The Reform Club: Your New Home Away From Home

The Reform Club: Your New Home Away From Home

Order Now

The Reform Club: Your New Home Away From Home

Get to know one of the Hamptons’ most luxe resort destinations through the lens of Chase Lerner.

Get to know one of the Hamptons’ most luxe resort destinations through the lens of Chase Lerner.

Text: Kevin Ponce

When traveling and staying in a hotel, how often are you greeted with the term “Welcome home?” It’s that simple yet comforting detail that really sums up The Reform Club. This special place, nestled in the picturesque town of Amagansett on five acres of beautiful land, is the one Hamptons hotel you need to know about when planning your perfect getaway this summer. The small but mighty luxury accommodation property isn’t one to be overlooked—as the gorgeous hotel is made up of a collection of multiple cozy cottages that are masterfully designed to the T. From the perfectly Instagram-able marble bathrooms to the plush gardens for those intimate summer nights, to the excellent selection of art pieces scattered throughout every single room from art veterans and newcomers alike, The Reform Club is the breath of fresh air that we all need after what has a been a tumultuous COVID experience. With the sweeping lawns and the sandy roads of the town as our path to uncovering a true seaside haven, we’re met with The Reform Club’s Chase Lerner, who speaks to V about expanding the ultimate summer backyard into the Hamptons’ latest hot spot for creativity and tranquility. 

Courtesy of The Reform Club

 

Kevin Ponce: Tell me a little bit about the property itself—what’s the story of how the hotel came to be?

Chase Lerner: Back in the nineties, it was a boarding house and was owned by a family at that time. When my dad originally moved out here, he would always drive by the property and be like ‘Oh my God, I love this. If you ever decide to sell, call me!”. [Then, the owner] was in her late eighties or nineties and was like “I'm ready”. So he purchased the property and rebuilt everything you see. It was conceived over a two-year period of wanting to build something that was going to attract the community and differentiate it from other hotels in the area. It doesn't feel like the typical structure of a hotel where it’s like you're in someone else's space, this is much more about feeling at home. We talked to so many different local artists and architects and had mood boards of what we wanted this place to really feel like.

KP: Is there a backstory for the name “The Reform Club”? It’s definitely not your average name for a hotel.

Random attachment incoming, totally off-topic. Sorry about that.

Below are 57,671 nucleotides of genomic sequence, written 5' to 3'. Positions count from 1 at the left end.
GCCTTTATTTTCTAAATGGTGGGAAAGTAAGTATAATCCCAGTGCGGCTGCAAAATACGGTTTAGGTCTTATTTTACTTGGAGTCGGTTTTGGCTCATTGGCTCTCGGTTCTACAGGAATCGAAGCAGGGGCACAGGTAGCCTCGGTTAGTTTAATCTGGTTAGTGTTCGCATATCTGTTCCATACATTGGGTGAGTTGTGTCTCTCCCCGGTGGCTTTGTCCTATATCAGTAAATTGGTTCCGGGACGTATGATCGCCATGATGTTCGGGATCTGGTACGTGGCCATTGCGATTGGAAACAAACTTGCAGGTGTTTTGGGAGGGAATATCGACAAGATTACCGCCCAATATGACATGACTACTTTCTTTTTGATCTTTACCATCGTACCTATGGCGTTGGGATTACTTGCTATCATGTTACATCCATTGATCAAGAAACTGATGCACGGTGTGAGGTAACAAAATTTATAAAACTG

CL: The Reform Club is actually a members club in London. It’s an old institution that was created as a home for creative minds and artists, as a way for them to kind of be creative together, but also have a safe spot. Much of the East End like Montauk and Sag Harbor has so many artists and much of the art you see in our rooms are from local artists. There are so many of these artists who were with us in thinking about what we want this place to feel and look like, and using that as a way to create The Reform Club as a safe place for creative people. From the other hotels that have more typical management groups, we're much more of a family-run business that just loves the East End and wants to contribute to this area. 

Courtesy of The Reform Club

KP: You know, the lovely woman who brought me to my roomthe last thing she said to me was “Welcome home” and I was taken aback because I thought that was so comforting to hear. 

CL: I think that's really what we try to feel like too. Our general manager has been here since day one and she’s really taught me so much in the past year about how to make people really feel like this is their home. That's why we have customers that have been coming since 2009.

KP: How much has the property grown since your family took ownership?

CL: The property has changed a lot. In the past 10 years, we've added significantly and we were at about two acres prior and now we're five acres, including the new apple orchard. We've really tried to continue to expand the space, but have it feel like it always did.

Courtesy of The Reform Club

KP: So which part of the property was here originally and what was built?

CL: Everything was just rebuilt but the windmill was never touched. The windmill has always been there and we're on Windmill Lane! We actually just had the old family that originally owned [the property] come stay with us and they were so happy that we kept their grandmother's tradition of making it feel like a home for everyone.